The Restored Gospel teaches us that sin is disobedience to God, or anything that alienates us from God. The great, primordial sin is that of pride, which means elevating ourselves above others and asserting our will against God’s will. Mankind fell by disobeying God, and we separate ourselves from God as individuals by prioritizing our own interests over God’s vision for us. We also sin by filling our hearts with malice towards others. As Latter-day Saints do not believe in inherited guilt, but we do believe that the inherited frailties of mortality are an inescapable part of our mortal journey.

Wokism teaches us that those who are privileged have a kind of inherited guilt by virtue of their membership in a privileged class. This fallenness is inescapable because we are all shaped by and products of this system. Because the privileged cannot help but enjoy the fruits and feast on the treasures of privileges, they are personally culpable of this inherited sin (unless they engage in the performances below). To be found indifferent towards the interests of underprivileged groups is a grave sin; and to be found advocating for policies that work against the interests of those groups is the gravest of sins.

Observances and performances

The Restored Gospel teaches us to become like Christ through personal ministry to the downtrodden, such as clothing the naked, tending to the sick, feeding the hungry, or befriending the lonely. We are also taught to develop Christlike values such as charity, patience, humility, meekness, among others. All these things help us become filled with spiritual power and sanctified (i.e., made holy, like God). This sanctification is a gift of grace that comes through making and keeping covenants with God.

Note that personal ministry does not require us to be political advocates for those we serve, or to even agree with their politics. From a Christian point of view, we can serve and befriend gays and lesbians without necessarily supporting their causes or advocating for their interests as a political class. Our goal as Latter-day Saints is the salvation of those we serve, which involves inviting them to make and keep covenants with God. Politics is secondary to salvation.

In contrast, to participate in the religion of Wokism, one must engage in political and social advocacy. Silence is cooperation with the ruling class, and so virtue signalling on social media and in other venues is a way to signal solidarity with the faith. White men who are adherents to this faith quickly become social justice warriors, because their own righteousness and virtue is contingent on whether they are advocating for underprivileged groups.

While Christians might find virtue in personal ministry (befriending, clothing, feeding, and visiting the less advantaged), Wokism sees little virtue in this personal service if we are not also advocating for the interests of the groups they represent. Inviting a gay friend to game night and personally serving them with Christian sincerity is a hollow gesture if we don’t also support same-sex marriage and advocate for gay rights generally. And for Wokism, it is the highest form of hypocrisy to engage in personal ministry and then advocate against the interests of those groups (comparable in magnitude to, say, officiating in the temple while living adulterously).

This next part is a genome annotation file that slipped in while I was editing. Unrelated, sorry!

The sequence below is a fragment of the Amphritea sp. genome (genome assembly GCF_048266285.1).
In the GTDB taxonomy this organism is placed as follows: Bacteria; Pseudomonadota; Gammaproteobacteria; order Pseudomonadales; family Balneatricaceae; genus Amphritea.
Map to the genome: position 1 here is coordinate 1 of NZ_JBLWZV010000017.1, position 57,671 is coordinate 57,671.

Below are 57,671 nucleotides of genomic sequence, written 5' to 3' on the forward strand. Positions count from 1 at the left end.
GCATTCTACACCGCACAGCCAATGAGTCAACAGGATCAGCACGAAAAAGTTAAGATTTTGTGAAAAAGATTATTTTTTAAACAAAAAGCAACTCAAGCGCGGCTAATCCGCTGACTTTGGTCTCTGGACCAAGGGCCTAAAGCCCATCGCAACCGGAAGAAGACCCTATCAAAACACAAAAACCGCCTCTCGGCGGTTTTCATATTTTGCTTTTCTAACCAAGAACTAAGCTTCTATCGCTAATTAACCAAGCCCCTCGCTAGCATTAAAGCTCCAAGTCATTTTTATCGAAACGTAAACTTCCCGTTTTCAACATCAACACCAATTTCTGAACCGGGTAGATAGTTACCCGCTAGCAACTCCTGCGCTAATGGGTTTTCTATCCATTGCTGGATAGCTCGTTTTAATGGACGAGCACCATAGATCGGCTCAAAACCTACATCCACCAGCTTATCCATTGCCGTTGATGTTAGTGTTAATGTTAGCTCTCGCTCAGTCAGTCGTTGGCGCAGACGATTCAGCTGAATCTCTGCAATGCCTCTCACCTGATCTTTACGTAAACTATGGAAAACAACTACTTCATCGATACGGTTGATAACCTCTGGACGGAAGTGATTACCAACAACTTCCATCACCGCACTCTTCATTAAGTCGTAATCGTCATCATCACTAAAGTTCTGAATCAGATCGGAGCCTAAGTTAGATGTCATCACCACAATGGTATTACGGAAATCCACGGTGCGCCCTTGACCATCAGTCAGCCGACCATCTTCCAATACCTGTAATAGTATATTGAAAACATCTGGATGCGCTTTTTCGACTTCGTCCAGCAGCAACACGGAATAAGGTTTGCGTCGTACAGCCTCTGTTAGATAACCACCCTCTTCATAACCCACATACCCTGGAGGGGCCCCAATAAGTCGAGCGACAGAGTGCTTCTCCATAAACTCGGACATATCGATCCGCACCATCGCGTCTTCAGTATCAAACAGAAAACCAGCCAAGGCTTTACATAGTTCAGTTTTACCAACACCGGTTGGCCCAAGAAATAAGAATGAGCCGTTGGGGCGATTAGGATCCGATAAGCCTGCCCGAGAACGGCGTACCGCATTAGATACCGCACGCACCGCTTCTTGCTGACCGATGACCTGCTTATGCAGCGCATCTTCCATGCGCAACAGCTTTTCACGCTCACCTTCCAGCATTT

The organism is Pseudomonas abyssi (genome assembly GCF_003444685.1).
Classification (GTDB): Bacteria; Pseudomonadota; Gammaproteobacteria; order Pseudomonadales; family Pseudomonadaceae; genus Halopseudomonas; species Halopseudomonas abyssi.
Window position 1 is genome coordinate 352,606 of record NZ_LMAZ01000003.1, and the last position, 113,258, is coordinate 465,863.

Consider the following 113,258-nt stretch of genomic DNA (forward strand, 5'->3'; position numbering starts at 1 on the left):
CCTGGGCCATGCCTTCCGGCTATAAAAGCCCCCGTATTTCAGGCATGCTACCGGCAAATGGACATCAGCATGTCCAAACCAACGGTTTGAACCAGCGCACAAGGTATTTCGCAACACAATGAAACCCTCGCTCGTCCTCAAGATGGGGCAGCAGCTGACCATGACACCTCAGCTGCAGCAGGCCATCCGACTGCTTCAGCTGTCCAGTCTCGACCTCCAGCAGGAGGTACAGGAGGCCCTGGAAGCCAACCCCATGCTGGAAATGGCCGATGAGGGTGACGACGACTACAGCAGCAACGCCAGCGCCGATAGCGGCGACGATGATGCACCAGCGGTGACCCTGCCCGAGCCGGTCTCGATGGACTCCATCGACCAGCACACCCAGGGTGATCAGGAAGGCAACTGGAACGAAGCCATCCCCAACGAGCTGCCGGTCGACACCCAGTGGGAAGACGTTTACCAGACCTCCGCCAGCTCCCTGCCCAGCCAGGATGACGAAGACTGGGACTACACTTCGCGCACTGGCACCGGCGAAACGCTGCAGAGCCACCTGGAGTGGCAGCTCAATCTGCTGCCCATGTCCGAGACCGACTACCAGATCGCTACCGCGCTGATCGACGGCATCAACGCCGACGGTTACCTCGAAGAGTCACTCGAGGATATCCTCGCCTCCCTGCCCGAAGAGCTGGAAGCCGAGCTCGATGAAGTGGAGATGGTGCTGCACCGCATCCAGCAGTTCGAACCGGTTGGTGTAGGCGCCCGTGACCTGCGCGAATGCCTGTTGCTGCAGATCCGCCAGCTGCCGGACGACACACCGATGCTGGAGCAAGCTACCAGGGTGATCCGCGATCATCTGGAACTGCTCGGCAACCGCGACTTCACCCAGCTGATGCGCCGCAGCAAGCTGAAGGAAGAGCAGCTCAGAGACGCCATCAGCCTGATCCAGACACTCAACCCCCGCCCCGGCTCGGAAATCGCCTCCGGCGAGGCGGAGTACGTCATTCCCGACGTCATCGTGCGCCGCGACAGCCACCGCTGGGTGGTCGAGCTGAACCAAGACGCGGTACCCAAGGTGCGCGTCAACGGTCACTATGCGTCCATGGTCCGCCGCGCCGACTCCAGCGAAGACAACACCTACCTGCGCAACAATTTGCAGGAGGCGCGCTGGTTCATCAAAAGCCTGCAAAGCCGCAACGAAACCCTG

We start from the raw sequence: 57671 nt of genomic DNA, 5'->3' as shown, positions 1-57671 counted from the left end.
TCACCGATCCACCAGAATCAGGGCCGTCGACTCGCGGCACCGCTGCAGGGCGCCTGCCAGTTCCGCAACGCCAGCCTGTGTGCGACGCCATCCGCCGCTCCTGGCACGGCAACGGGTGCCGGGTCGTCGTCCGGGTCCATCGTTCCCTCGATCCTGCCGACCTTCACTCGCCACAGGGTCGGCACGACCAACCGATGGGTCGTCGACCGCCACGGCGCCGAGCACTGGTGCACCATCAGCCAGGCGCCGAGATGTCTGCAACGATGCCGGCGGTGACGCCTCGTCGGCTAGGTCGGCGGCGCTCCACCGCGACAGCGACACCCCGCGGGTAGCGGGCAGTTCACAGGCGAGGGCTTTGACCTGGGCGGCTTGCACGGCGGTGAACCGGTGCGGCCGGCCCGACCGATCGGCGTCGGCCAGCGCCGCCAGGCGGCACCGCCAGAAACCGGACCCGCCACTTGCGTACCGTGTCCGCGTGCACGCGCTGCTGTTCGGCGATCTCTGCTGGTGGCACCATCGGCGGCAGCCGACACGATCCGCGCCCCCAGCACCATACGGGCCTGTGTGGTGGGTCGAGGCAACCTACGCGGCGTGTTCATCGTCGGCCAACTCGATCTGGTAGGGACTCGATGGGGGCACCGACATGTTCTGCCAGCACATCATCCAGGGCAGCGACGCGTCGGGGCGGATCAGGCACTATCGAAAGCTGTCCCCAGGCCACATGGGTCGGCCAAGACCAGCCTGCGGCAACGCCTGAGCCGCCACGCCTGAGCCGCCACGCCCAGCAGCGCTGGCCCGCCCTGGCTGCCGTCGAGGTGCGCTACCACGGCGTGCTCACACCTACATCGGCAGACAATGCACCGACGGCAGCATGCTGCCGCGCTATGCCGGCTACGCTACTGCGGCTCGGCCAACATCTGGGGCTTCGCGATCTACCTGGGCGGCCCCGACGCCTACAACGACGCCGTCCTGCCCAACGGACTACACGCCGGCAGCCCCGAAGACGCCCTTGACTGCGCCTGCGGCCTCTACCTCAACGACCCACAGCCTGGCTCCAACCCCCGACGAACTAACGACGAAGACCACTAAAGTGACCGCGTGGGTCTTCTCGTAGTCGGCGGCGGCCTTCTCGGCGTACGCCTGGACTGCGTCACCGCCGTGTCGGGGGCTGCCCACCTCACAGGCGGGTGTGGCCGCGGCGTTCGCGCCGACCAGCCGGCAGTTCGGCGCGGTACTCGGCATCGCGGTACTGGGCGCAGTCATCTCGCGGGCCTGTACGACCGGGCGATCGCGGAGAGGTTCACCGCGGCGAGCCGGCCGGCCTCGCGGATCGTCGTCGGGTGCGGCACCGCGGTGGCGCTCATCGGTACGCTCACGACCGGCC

In the Restored Gospel, redemption is found through the sacrifice of the Savior Jesus Christ, whose pain, suffering, and death makes it possible for us to be cleansed of sin and sanctified through the Holy Spirit. We commemorate this sacrifice in the weekly ritual of the sacrament, in which we partake of symbols of His blood and body. We find absolution from sin through penitence and repentance, as we study our lives, set right our wrongs, and strive to live by covenants we have made with God.

From the perspective of Wokism, the only way to find absolution from the inherited stain of privilege is to engage political advocacy and virtue signalling (the performances of the faith) with extra zeal. However, there is no real narrative of redemption or forgiveness for those who have sinned. It does not matter how zealously an adherent lives out the observances of the faith, if it is discovered that you have ever participated in bigotry in the past (defined broadly as supporting any policy or norm that entrenches the asymmetry of power), you can be swiftly excommunicated from the faith and treated as a pariah (that is, unless you are considered politically useful to the movement). This is often the case no matter how penitent the sinner is, or how prolifically they apologize for their past errors.

This is because the god of Wokism (to whatever extent there is one) requires sacrifices of flesh and blood, careers and livelihood. It is not enough to be excommunicated from the faith and treated as a pariah: social justice requires that those who betray the faith (no matter how far in the past their sins are) must be stripped of their livelihood and removed from any position of public influence. (Which actually makes sense, given that the movement is about rectifying asymmetries of power.) This is why cancel-culture is ritualized Wokism. Any time someone is invited to speak, or given a position of political or social influence, adherents to the faith will scour their social media engagement for any hint of advocacy that works against the faith’s utopian vision.

Moral authorities